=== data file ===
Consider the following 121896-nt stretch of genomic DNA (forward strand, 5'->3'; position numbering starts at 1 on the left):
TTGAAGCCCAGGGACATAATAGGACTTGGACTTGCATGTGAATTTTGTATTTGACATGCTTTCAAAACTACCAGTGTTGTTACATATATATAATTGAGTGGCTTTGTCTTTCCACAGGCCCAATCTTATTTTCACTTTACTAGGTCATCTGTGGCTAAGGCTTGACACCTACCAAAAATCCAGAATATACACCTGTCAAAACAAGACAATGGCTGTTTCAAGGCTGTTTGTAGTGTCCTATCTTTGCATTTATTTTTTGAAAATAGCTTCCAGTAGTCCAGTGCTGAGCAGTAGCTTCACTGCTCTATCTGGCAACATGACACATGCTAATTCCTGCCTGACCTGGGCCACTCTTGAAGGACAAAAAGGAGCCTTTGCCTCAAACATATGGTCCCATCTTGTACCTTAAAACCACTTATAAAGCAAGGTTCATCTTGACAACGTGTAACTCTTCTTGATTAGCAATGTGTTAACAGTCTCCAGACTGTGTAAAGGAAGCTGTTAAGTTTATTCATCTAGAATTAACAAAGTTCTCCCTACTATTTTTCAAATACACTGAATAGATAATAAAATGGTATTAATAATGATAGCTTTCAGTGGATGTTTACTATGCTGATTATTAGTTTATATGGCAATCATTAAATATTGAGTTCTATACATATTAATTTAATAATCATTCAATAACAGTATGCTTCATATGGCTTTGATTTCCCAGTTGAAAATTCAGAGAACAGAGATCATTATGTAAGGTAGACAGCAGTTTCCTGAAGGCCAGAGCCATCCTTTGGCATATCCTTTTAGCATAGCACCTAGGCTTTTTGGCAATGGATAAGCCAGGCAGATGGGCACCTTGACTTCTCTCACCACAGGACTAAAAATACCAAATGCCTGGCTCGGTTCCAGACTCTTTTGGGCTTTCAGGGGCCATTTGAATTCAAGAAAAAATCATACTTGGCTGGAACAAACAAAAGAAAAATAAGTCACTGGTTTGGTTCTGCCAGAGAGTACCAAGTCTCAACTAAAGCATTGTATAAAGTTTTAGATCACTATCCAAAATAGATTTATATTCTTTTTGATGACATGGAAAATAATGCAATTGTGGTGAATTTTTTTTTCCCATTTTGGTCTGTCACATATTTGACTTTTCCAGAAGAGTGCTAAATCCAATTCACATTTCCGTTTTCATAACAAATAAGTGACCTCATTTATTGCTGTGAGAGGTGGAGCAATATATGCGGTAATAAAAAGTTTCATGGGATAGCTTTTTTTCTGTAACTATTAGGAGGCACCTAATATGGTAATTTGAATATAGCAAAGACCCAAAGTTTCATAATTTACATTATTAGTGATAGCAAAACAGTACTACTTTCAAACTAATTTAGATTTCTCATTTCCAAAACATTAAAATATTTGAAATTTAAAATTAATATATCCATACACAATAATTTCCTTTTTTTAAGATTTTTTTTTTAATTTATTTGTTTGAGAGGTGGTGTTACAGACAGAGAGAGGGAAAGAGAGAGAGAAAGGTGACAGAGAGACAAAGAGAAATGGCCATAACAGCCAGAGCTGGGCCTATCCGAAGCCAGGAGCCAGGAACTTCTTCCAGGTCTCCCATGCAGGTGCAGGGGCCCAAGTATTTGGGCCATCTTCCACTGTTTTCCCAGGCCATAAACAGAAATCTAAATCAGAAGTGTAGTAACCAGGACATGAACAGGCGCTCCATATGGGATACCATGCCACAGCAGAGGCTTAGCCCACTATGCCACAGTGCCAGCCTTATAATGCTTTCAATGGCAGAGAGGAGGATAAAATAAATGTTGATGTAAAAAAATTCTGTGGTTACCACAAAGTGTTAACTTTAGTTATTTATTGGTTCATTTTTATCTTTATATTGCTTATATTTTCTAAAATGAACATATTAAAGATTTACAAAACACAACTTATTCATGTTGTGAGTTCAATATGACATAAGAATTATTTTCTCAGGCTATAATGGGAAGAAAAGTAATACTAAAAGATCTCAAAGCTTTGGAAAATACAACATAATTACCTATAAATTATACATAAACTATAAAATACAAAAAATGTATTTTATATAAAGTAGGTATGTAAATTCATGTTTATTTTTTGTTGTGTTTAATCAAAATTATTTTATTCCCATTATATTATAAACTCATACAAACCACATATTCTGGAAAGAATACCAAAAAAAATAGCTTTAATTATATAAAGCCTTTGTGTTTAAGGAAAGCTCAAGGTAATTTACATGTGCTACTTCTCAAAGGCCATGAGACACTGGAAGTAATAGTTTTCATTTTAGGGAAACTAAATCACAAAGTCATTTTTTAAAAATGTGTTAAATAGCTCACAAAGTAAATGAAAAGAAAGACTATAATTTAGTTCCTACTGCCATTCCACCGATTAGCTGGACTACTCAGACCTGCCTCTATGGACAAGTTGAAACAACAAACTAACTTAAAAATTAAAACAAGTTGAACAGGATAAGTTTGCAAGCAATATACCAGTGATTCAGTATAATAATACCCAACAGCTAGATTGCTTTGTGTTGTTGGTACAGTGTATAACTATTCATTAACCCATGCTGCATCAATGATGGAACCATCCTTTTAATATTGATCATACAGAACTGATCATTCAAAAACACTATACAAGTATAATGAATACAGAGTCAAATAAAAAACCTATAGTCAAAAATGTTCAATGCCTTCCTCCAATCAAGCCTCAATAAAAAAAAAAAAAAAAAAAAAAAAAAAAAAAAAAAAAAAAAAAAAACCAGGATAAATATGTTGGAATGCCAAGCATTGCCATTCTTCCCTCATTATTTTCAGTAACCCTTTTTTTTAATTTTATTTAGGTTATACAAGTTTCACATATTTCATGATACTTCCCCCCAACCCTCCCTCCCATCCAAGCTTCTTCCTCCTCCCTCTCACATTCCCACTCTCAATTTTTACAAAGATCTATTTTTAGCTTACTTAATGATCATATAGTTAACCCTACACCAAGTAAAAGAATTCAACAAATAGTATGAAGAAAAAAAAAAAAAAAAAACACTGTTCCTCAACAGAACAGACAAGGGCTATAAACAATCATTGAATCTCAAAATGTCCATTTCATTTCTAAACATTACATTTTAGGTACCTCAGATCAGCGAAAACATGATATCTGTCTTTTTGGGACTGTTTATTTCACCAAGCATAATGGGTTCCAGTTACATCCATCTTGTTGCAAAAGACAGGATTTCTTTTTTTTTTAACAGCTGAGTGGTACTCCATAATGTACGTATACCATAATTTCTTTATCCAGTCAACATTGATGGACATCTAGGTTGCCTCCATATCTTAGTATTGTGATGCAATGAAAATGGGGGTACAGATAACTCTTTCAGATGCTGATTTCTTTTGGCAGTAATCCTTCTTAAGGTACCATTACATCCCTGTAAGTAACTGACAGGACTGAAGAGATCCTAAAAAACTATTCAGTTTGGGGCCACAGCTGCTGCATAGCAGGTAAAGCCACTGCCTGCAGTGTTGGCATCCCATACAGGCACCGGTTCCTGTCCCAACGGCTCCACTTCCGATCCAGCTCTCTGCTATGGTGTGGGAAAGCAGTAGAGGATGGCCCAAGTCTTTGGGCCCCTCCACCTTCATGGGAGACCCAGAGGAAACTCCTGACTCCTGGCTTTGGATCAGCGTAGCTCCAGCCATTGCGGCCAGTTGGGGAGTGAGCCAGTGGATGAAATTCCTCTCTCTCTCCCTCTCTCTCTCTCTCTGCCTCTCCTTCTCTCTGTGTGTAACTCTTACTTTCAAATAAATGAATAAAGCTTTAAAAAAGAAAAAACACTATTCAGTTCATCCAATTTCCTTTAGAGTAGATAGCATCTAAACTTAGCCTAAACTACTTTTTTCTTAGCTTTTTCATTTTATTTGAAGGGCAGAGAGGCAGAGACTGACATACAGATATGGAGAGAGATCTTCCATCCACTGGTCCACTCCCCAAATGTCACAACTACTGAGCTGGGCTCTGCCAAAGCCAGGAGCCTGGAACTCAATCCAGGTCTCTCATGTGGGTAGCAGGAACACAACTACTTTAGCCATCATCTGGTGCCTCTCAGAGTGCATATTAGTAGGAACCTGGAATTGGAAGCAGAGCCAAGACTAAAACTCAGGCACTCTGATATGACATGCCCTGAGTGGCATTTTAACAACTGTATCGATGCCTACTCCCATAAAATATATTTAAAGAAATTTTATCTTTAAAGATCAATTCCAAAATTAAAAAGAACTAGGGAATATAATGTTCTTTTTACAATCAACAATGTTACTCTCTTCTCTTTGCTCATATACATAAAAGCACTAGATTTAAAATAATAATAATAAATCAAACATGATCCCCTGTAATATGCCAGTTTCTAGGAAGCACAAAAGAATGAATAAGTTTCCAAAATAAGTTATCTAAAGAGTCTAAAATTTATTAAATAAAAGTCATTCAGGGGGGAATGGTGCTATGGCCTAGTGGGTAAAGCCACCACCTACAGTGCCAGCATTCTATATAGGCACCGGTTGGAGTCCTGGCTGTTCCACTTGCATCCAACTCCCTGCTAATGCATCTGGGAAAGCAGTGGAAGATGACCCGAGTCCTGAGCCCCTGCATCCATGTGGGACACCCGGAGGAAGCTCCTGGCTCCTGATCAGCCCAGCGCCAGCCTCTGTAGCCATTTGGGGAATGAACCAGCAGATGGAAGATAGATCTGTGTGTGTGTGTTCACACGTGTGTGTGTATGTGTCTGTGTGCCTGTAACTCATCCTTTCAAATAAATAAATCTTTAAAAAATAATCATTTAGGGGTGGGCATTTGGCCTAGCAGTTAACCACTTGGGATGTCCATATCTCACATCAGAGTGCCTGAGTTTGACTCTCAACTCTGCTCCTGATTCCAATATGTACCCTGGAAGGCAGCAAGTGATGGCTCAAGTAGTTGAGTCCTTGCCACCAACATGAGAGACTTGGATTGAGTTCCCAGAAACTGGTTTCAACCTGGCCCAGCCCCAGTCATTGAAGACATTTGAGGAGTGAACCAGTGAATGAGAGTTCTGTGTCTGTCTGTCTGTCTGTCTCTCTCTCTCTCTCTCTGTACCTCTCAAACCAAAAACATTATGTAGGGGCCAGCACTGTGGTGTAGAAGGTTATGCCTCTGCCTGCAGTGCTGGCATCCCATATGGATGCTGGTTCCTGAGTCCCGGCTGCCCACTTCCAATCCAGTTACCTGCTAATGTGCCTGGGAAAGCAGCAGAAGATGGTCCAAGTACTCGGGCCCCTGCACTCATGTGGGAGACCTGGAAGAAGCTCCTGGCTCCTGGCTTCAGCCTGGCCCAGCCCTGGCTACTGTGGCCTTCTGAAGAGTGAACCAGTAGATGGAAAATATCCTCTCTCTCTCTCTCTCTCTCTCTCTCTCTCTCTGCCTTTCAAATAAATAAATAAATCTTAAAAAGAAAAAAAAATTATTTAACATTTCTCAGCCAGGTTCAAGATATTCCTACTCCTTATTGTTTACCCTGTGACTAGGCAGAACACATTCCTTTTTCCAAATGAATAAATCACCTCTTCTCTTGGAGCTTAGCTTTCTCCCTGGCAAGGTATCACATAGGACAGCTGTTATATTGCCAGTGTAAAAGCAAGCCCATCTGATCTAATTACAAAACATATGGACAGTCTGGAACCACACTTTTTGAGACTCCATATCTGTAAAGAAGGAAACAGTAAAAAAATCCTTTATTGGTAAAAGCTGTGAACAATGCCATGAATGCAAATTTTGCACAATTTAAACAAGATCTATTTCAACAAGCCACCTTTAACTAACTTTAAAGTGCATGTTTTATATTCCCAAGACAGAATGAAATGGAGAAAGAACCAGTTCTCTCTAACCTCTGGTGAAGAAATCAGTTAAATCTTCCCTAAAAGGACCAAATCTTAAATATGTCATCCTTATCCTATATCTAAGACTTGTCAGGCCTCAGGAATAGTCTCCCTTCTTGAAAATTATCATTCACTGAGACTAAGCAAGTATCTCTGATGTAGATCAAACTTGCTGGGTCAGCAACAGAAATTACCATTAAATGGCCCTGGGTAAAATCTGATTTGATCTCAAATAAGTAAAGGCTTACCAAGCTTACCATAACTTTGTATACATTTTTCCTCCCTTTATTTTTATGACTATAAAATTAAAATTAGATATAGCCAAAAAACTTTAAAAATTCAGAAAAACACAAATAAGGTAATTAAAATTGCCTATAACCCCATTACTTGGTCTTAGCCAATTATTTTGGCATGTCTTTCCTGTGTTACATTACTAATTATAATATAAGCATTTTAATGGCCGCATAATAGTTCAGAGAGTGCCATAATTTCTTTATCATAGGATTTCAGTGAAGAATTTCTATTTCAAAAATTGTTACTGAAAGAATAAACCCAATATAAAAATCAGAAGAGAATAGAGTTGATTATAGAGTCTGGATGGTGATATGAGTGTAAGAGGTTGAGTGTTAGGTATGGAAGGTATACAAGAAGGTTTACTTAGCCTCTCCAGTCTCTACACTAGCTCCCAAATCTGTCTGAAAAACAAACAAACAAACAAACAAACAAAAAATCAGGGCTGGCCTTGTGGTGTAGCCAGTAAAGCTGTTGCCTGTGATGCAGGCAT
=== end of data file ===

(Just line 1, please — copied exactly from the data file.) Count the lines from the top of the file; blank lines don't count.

Consider the following 121896-nt stretch of genomic DNA (forward strand, 5'->3'; position numbering starts at 1 on the left):